The other day I saw this story about drones that work with AI to spot sharks in the water near swimmers. The article describes the technology as a win-win for people and wildlife, and I hope this is true. Certainly the technology that powers this must have some amazing applications in the protection of wildlife in all sorts of places.
The article says that the AI can identify sharks with 90% accuracy, compared with 12% for humans (though perhaps that’s because we’re likely to be driven by terror and assume that everything is a shark).
I find it really interesting that the technology that drives this is becoming so accessible. You can test out the image analysis AI at the Microsoft Cognitive Services site (it was a full 5 years out when it guessed my age, but the photo I used wasn’t the best). And you can licence Microsoft’s AI to use in your own applications. There are several companies doing just this to run services for schools that help to identify individual students in photos, or to identify people who don’t belong in the school.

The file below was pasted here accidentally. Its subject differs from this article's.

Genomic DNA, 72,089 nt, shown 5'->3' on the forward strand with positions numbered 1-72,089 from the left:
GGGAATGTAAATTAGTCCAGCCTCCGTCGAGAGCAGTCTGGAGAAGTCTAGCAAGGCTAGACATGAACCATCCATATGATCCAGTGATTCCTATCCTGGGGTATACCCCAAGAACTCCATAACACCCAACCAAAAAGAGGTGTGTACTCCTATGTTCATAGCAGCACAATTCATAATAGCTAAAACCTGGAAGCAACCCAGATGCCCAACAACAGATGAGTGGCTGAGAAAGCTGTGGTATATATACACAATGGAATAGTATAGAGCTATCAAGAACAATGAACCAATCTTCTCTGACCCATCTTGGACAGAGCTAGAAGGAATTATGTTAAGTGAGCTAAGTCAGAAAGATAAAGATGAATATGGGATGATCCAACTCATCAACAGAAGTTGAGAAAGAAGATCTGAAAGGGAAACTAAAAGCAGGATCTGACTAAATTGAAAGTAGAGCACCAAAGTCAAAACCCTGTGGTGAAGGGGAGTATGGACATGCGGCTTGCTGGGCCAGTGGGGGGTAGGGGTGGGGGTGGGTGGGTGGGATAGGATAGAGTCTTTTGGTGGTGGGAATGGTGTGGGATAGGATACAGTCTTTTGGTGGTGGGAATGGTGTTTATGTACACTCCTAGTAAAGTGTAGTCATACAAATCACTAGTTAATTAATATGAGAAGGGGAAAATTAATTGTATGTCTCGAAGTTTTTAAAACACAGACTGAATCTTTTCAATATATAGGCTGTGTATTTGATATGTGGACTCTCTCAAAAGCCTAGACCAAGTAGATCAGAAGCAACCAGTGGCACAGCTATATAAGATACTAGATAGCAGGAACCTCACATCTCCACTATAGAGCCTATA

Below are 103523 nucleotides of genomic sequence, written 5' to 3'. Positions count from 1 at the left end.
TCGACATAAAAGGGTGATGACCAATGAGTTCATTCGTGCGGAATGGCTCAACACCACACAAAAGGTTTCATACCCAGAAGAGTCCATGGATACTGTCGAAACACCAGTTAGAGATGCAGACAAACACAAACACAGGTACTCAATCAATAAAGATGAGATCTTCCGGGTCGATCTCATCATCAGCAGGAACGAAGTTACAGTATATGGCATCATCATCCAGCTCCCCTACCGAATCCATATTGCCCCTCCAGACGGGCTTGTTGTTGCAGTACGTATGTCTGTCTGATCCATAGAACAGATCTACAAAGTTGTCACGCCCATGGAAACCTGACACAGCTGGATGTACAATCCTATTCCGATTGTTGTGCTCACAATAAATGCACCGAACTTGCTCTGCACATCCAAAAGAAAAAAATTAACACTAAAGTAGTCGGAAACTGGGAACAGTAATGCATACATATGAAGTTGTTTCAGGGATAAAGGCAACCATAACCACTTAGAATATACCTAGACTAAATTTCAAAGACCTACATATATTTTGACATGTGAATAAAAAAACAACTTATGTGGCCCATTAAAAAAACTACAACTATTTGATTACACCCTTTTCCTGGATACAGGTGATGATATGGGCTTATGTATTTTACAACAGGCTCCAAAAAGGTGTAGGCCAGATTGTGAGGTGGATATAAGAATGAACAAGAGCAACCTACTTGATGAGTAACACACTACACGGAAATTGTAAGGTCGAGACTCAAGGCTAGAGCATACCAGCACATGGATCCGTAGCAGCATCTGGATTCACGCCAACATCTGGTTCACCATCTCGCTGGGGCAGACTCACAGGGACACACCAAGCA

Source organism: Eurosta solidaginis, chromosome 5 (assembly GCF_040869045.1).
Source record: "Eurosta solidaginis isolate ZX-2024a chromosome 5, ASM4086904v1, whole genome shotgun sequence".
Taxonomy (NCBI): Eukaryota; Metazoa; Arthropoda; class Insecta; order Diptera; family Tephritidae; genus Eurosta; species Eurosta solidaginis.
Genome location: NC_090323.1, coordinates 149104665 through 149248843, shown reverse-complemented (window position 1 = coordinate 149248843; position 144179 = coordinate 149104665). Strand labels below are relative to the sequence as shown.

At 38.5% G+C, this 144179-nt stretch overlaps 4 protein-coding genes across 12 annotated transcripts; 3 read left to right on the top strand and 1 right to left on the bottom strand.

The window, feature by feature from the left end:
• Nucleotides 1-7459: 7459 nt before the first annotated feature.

Google and Apple obviously use very similar technology in their Photos applications. I guess the other interesting thing about this technology is the amount of power this gives the companies that control it; certainly more than many states.